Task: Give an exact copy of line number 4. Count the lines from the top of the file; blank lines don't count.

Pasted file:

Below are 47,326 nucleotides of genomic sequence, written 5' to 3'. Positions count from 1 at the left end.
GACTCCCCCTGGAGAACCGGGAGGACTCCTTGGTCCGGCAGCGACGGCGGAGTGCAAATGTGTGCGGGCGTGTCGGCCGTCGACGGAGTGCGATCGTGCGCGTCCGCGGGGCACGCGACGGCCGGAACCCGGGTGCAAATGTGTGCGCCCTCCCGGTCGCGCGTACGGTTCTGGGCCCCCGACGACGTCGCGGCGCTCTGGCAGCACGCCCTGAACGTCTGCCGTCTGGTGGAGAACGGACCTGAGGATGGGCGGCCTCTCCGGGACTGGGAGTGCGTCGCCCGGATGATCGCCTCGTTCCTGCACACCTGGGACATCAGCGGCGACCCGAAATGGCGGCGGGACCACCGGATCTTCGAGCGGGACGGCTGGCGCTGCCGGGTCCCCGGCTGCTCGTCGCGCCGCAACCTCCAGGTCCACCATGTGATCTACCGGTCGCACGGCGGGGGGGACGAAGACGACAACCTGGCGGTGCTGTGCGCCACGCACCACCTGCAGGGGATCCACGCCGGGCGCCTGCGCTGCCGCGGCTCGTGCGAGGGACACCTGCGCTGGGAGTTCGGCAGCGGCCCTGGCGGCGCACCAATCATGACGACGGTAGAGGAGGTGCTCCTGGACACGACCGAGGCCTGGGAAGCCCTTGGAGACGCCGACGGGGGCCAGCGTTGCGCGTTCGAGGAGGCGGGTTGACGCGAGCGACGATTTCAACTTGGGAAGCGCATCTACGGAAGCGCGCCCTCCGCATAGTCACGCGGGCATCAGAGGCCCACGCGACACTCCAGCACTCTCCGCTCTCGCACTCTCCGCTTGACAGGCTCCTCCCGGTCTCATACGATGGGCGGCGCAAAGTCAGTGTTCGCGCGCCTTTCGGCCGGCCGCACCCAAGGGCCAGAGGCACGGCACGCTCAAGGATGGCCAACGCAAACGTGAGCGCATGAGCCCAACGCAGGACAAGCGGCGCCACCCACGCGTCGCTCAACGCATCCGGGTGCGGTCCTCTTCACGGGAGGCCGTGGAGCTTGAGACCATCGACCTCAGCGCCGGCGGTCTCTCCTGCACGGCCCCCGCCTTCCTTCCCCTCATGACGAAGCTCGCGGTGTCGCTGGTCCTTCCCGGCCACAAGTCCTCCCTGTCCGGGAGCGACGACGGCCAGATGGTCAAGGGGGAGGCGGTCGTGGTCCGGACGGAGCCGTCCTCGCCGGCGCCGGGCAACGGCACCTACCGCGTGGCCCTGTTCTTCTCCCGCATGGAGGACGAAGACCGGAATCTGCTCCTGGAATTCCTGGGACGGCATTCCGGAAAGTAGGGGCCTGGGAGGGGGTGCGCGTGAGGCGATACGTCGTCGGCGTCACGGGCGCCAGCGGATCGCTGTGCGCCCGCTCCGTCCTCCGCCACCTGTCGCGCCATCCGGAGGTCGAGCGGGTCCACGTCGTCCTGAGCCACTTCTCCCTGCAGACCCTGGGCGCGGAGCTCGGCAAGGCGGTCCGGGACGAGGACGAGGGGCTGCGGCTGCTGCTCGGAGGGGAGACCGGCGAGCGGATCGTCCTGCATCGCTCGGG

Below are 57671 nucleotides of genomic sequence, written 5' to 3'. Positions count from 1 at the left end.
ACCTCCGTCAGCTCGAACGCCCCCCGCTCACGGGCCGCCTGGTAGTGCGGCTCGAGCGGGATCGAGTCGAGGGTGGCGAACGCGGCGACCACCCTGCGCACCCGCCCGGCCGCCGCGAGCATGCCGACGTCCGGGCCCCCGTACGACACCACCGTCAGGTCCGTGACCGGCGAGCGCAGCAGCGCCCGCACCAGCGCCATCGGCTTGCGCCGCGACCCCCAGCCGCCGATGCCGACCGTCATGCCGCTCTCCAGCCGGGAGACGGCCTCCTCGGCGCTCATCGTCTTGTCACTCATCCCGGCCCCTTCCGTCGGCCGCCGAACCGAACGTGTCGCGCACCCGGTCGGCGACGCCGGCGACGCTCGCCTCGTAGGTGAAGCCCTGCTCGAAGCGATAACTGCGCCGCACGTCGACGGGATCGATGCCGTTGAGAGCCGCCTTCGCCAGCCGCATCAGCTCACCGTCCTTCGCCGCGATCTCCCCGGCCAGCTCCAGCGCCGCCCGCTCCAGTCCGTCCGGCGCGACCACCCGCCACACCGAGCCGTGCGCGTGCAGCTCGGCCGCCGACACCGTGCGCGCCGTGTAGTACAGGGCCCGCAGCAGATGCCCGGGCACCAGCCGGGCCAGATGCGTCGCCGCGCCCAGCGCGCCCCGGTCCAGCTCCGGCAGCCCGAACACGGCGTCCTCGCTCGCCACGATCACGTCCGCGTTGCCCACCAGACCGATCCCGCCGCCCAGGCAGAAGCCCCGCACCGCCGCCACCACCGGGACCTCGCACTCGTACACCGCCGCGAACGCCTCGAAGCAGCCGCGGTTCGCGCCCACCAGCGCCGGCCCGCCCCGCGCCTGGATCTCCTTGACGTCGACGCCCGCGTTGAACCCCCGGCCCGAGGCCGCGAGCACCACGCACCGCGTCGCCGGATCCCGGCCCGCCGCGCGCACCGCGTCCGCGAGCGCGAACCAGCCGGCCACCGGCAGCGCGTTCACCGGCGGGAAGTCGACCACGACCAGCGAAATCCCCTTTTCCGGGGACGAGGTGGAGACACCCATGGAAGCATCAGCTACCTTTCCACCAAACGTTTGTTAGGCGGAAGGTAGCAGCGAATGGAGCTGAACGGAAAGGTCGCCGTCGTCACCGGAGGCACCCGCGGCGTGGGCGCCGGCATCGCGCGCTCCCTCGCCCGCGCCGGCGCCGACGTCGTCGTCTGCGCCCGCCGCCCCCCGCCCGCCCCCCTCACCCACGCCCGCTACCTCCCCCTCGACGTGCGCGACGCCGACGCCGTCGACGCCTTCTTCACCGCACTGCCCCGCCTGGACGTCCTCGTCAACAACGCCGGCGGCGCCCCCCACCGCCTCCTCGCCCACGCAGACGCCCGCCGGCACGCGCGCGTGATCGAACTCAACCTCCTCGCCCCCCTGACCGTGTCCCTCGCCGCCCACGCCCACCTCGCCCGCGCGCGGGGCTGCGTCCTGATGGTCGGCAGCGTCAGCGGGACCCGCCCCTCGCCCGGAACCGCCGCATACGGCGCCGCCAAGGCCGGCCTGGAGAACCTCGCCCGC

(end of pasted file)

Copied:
ACCTCCGTCAGCTCGAACGCCCCCCGCTCACGGGCCGCCTGGTAGTGCGGCTCGAGCGGGATCGAGTCGAGGGTGGCGAACGCGGCGACCACCCTGCGCACCCGCCCGGCCGCCGCGAGCATGCCGACGTCCGGGCCCCCGTACGACACCACCGTCAGGTCCGTGACCGGCGAGCGCAGCAGCGCCCGCACCAGCGCCATCGGCTTGCGCCGCGACCCCCAGCCGCCGATGCCGACCGTCATGCCGCTCTCCAGCCGGGAGACGGCCTCCTCGGCGCTCATCGTCTTGTCACTCATCCCGGCCCCTTCCGTCGGCCGCCGAACCGAACGTGTCGCGCACCCGGTCGGCGACGCCGGCGACGCTCGCCTCGTAGGTGAAGCCCTGCTCGAAGCGATAACTGCGCCGCACGTCGACGGGATCGATGCCGTTGAGAGCCGCCTTCGCCAGCCGCATCAGCTCACCGTCCTTCGCCGCGATCTCCCCGGCCAGCTCCAGCGCCGCCCGCTCCAGTCCGTCCGGCGCGACCACCCGCCACACCGAGCCGTGCGCGTGCAGCTCGGCCGCCGACACCGTGCGCGCCGTGTAGTACAGGGCCCGCAGCAGATGCCCGGGCACCAGCCGGGCCAGATGCGTCGCCGCGCCCAGCGCGCCCCGGTCCAGCTCCGGCAGCCCGAACACGGCGTCCTCGCTCGCCACGATCACGTCCGCGTTGCCCACCAGACCGATCCCGCCGCCCAGGCAGAAGCCCCGCACCGCCGCCACCACCGGGACCTCGCACTCGTACACCGCCGCGAACGCCTCGAAGCAGCCGCGGTTCGCGCCCACCAGCGCCGGCCCGCCCCGCGCCTGGATCTCCTTGACGTCGACGCCCGCGTTGAACCCCCGGCCCGAGGCCGCGAGCACCACGCACCGCGTCGCCGGATCCCGGCCCGCCGCGCGCACCGCGTCCGCGAGCGCGAACCAGCCGGCCACCGGCAGCGCGTTCACCGGCGGGAAGTCGACCACGACCAGCGAAATCCCCTTTTCCGGGGACGAGGTGGAGACACCCATGGAAGCATCAGCTACCTTTCCACCAAACGTTTGTTAGGCGGAAGGTAGCAGCGAATGGAGCTGAACGGAAAGGTCGCCGTCGTCACCGGAGGCACCCGCGGCGTGGGCGCCGGCATCGCGCGCTCCCTCGCCCGCGCCGGCGCCGACGTCGTCGTCTGCGCCCGCCGCCCCCCGCCCGCCCCCCTCACCCACGCCCGCTACCTCCCCCTCGACGTGCGCGACGCCGACGCCGTCGACGCCTTCTTCACCGCACTGCCCCGCCTGGACGTCCTCGTCAACAACGCCGGCGGCGCCCCCCACCGCCTCCTCGCCCACGCAGACGCCCGCCGGCACGCGCGCGTGATCGAACTCAACCTCCTCGCCCCCCTGACCGTGTCCCTCGCCGCCCACGCCCACCTCGCCCGCGCGCGGGGCTGCGTCCTGATGGTCGGCAGCGTCAGCGGGACCCGCCCCTCGCCCGGAACCGCCGCATACGGCGCCGCCAAGGCCGGCCTGGAGAACCTCGCCCGC